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A NEW YORK TIMES BESTSELLER WINNER OF THE 2019 NATIONAL BOOK AWARD FOR NONFICTION A brilliant, haunting and unforgettable memoir from a stunning new talent about the inexorable pull of home and family, set in a shotgun house in New Orleans East. In 1961, Sarah M. Broom’s mother Ivory Mae bought a shotgun house in the then-promising neighborhood of New Orleans East and built her world inside of it. It was the height of the Space Race and the neighborhood was home to a major NASA plant—the postwar optimism seemed assured. Widowed, Ivory Mae remarried Sarah’s father Simon Broom; their combined family would eventually number twelve children. But after Simon died, six months after Sarah’s birth, the Yellow House would become Ivory Mae’s thirteenth and most unruly child. A book of great ambition, Sarah M. Broom’s The Yellow House tells a hundred years of her family and their relationship to home in a neglected area of one of America’s most mythologized cities. This is the story of a mother’s struggle against a house's entropy, and that of a prodigal daughter who left home only to reckon with the pull that home exerts, even after the Yellow House was wiped off the map after Hurricane Katrina. The Yellow House expands the map of New Orleans to include the stories of its lesser known natives, guided deftly by one of its native daughters, to demonstrate how enduring drives of clan, pride, and familial love resist and defy erasure. Located in the gap between the “Big Easy” of tourist guides and the New Orleans in which Broom was raised, The Yellow House is a brilliant memoir of place, class, race, the seeping rot of inequality, and the internalized shame that often follows. It is a transformative, deeply moving story from an unparalleled new voice of startling clarity, authority, and power.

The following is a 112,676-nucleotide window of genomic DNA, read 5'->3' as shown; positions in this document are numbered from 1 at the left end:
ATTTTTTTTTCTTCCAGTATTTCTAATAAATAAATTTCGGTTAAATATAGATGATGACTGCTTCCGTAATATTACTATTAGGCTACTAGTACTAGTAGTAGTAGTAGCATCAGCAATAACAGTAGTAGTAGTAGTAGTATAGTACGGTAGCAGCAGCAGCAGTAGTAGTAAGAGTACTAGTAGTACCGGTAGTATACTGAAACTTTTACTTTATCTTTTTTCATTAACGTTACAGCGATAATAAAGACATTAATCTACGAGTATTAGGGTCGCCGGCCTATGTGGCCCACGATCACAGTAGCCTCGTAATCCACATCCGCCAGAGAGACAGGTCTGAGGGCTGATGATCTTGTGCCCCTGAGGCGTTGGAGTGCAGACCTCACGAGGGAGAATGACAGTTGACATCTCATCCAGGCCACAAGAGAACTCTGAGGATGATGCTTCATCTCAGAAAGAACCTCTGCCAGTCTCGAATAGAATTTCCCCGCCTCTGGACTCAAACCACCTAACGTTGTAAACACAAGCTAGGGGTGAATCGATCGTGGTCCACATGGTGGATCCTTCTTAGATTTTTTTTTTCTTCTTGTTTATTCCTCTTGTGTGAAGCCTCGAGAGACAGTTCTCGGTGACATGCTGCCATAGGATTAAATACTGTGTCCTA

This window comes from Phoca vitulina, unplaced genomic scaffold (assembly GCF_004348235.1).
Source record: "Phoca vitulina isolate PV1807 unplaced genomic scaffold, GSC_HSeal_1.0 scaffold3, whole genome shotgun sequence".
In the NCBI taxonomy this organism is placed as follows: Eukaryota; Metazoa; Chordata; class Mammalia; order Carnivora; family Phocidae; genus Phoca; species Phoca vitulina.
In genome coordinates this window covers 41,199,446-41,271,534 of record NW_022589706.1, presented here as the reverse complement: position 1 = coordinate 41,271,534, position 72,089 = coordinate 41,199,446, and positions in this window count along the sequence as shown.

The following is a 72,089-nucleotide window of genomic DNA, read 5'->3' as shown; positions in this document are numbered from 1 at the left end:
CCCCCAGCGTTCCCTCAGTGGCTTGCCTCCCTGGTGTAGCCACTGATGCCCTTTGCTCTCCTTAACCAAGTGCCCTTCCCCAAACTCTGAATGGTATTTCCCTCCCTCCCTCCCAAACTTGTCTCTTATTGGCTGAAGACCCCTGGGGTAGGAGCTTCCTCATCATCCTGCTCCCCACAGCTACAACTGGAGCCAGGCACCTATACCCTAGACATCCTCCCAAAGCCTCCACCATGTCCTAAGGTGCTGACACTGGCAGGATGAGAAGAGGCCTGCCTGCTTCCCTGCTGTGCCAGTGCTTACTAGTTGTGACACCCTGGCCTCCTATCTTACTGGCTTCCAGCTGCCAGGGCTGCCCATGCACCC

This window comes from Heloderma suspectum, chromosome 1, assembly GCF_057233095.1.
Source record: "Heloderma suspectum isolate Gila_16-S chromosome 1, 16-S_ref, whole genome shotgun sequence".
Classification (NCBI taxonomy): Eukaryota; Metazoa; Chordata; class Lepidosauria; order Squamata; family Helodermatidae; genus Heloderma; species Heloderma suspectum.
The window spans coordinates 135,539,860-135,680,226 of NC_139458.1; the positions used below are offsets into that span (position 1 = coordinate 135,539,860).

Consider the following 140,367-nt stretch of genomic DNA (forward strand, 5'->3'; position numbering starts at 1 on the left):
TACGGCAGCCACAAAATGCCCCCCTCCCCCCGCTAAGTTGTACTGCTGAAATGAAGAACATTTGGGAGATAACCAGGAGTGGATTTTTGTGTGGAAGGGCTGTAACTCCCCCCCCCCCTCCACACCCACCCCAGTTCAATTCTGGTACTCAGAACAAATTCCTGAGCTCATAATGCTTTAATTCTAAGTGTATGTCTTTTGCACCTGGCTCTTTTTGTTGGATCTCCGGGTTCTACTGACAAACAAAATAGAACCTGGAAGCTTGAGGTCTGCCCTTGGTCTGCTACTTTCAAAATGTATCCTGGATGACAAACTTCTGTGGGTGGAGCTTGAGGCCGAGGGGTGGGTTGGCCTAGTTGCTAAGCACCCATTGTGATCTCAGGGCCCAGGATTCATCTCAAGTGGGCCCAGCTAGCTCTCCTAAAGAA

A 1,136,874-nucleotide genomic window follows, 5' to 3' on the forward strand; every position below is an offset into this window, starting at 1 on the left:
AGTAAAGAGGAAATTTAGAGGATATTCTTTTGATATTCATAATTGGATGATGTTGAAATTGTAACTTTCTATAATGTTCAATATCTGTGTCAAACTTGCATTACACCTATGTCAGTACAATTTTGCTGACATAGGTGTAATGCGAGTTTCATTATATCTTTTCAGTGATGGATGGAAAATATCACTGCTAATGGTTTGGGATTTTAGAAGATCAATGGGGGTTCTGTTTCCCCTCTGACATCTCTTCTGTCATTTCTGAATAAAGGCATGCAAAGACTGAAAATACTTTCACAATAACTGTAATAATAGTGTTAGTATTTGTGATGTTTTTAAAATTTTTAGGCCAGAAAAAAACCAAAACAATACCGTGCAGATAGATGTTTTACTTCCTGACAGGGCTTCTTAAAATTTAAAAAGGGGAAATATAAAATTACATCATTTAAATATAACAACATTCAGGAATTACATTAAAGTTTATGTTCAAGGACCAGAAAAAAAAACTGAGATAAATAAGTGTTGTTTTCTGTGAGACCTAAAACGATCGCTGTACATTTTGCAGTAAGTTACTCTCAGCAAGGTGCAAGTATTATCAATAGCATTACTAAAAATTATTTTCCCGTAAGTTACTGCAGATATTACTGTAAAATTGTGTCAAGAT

Years ago, a man disappeared from the yellow house on Surprise Island. Why? The Aldens have found a clue to the mystery! Adapted from Gertrude Chandler Warner's story of the same name, this early reader allows children to start reading with a Boxcar Children classic.